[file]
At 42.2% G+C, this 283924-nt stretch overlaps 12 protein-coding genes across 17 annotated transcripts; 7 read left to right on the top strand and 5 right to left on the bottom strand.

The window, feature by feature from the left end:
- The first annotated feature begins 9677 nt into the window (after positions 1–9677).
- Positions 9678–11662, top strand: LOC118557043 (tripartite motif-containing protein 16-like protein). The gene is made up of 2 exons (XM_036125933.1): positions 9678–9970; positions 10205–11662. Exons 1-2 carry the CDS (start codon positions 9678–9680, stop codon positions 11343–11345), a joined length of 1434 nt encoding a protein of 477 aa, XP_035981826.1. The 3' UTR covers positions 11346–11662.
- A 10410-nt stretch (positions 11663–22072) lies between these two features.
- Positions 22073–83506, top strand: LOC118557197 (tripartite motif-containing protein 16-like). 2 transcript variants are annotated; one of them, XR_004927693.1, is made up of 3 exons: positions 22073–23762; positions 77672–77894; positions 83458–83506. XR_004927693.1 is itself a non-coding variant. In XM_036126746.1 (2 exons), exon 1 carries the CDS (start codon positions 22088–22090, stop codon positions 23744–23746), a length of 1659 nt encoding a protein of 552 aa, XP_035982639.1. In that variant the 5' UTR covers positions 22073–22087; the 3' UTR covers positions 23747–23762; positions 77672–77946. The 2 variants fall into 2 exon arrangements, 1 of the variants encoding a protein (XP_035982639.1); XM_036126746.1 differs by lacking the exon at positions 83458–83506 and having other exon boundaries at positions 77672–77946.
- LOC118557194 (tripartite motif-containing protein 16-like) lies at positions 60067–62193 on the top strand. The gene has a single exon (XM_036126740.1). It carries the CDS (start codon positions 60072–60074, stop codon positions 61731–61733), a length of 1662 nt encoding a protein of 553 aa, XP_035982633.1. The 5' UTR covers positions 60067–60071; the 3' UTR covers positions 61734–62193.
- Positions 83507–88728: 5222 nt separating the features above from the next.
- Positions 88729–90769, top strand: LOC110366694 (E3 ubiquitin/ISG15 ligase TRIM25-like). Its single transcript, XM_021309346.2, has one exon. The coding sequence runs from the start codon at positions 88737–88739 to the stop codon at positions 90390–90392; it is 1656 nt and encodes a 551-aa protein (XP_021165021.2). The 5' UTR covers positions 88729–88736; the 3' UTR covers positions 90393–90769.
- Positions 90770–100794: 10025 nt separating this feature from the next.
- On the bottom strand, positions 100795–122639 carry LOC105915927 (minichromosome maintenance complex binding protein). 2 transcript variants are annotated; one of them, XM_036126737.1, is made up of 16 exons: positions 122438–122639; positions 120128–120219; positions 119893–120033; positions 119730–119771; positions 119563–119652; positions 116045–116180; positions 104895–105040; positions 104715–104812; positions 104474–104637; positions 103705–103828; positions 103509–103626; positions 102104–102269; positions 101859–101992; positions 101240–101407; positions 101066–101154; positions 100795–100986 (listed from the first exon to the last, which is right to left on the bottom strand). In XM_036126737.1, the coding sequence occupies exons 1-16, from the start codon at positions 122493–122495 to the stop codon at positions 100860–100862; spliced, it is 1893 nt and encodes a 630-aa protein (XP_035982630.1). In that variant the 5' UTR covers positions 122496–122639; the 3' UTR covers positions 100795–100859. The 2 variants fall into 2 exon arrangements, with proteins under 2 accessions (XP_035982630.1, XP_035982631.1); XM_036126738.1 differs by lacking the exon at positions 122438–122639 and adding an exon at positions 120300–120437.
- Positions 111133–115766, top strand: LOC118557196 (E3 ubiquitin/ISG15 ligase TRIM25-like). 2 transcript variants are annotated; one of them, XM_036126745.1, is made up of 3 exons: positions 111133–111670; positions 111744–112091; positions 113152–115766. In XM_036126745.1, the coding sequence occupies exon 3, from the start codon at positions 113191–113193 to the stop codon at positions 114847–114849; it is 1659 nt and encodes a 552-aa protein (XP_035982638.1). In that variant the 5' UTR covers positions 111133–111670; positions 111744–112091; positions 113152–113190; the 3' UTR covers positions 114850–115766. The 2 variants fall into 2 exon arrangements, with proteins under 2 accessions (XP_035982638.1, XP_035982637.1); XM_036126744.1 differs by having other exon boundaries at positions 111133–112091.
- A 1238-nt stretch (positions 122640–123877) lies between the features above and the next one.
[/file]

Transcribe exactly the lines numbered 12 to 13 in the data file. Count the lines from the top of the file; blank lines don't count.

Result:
- Positions 111133–115766, top strand: LOC118557196 (E3 ubiquitin/ISG15 ligase TRIM25-like). 2 transcript variants are annotated; one of them, XM_036126745.1, is made up of 3 exons: positions 111133–111670; positions 111744–112091; positions 113152–115766. In XM_036126745.1, the coding sequence occupies exon 3, from the start codon at positions 113191–113193 to the stop codon at positions 114847–114849; it is 1659 nt and encodes a 552-aa protein (XP_035982638.1). In that variant the 5' UTR covers positions 111133–111670; positions 111744–112091; positions 113152–113190; the 3' UTR covers positions 114850–115766. The 2 variants fall into 2 exon arrangements, with proteins under 2 accessions (XP_035982638.1, XP_035982637.1); XM_036126744.1 differs by having other exon boundaries at positions 111133–112091.
- A 1238-nt stretch (positions 122640–123877) lies between the features above and the next one.